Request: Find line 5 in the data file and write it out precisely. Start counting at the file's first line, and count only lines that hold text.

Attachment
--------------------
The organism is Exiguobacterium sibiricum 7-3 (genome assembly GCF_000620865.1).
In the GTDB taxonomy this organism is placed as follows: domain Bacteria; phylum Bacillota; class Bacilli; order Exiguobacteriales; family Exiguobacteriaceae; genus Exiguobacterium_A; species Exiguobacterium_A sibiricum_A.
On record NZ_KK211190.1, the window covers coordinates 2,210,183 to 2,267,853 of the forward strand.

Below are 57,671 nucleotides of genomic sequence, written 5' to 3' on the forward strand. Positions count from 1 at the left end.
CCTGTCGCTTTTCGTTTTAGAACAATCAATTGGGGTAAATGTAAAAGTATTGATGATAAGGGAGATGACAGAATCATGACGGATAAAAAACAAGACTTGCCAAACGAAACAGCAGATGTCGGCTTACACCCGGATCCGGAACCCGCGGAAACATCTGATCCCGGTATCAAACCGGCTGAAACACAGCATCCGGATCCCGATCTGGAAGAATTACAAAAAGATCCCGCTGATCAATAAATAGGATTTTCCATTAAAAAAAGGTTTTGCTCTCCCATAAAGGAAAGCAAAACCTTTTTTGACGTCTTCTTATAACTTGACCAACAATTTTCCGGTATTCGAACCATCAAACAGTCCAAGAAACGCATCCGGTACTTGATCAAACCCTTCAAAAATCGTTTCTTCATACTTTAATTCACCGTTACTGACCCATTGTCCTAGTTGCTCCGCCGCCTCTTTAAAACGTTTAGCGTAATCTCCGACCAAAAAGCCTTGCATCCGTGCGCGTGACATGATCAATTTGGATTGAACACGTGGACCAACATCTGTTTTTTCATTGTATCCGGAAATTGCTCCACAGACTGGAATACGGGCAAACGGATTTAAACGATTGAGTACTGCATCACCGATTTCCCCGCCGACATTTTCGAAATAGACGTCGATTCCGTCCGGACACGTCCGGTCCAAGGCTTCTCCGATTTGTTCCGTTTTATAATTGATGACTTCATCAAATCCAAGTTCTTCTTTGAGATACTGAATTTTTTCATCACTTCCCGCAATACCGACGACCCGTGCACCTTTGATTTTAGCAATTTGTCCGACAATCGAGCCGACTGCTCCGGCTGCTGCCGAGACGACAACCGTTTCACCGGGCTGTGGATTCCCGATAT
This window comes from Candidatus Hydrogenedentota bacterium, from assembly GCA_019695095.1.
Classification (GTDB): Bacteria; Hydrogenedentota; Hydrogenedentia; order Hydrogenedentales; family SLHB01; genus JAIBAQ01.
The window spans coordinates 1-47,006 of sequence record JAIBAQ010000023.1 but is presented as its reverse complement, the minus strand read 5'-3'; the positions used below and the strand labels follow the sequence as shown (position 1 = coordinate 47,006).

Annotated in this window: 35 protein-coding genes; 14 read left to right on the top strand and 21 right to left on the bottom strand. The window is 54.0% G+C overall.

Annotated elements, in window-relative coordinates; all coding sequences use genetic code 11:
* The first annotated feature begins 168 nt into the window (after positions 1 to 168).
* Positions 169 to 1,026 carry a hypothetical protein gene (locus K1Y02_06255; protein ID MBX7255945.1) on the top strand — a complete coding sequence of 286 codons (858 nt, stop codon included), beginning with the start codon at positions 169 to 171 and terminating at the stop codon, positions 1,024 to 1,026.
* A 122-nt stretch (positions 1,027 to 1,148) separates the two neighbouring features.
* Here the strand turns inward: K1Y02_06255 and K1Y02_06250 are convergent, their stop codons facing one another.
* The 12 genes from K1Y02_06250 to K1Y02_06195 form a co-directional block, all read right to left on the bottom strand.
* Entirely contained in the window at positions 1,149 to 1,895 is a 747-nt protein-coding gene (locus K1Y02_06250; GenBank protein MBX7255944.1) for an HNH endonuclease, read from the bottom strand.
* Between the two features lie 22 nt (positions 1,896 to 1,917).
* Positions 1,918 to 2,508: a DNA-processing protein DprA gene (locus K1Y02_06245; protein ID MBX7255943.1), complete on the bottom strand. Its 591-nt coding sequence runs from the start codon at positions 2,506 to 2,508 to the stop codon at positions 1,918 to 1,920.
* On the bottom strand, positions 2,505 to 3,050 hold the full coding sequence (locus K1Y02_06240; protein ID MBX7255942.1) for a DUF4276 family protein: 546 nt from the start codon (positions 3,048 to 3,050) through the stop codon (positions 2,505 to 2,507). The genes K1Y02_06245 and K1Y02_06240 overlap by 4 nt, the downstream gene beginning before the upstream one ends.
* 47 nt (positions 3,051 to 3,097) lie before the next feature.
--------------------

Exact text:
CCTGTCGCTTTTCGTTTTAGAACAATCAATTGGGGTAAATGTAAAAGTATTGATGATAAGGGAGATGACAGAATCATGACGGATAAAAAACAAGACTTGCCAAACGAAACAGCAGATGTCGGCTTACACCCGGATCCGGAACCCGCGGAAACATCTGATCCCGGTATCAAACCGGCTGAAACACAGCATCCGGATCCCGATCTGGAAGAATTACAAAAAGATCCCGCTGATCAATAAATAGGATTTTCCATTAAAAAAAGGTTTTGCTCTCCCATAAAGGAAAGCAAAACCTTTTTTGACGTCTTCTTATAACTTGACCAACAATTTTCCGGTATTCGAACCATCAAACAGTCCAAGAAACGCATCCGGTACTTGATCAAACCCTTCAAAAATCGTTTCTTCATACTTTAATTCACCGTTACTGACCCATTGTCCTAGTTGCTCCGCCGCCTCTTTAAAACGTTTAGCGTAATCTCCGACCAAAAAGCCTTGCATCCGTGCGCGTGACATGATCAATTTGGATTGAACACGTGGACCAACATCTGTTTTTTCATTGTATCCGGAAATTGCTCCACAGACTGGAATACGGGCAAACGGATTTAAACGATTGAGTACTGCATCACCGATTTCCCCGCCGACATTTTCGAAATAGACGTCGATTCCGTCCGGACACGTCCGGTCCAAGGCTTCTCCGATTTGTTCCGTTTTATAATTGATGACTTCATCAAATCCAAGTTCTTCTTTGAGATACTGAATTTTTTCATCACTTCCCGCAATACCGACGACCCGTGCACCTTTGATTTTAGCAATTTGTCCGACAATCGAGCCGACTGCTCCGGCTGCTGCCGAGACGACAACCGTTTCACCGGGCTGTGGATTCCCGATAT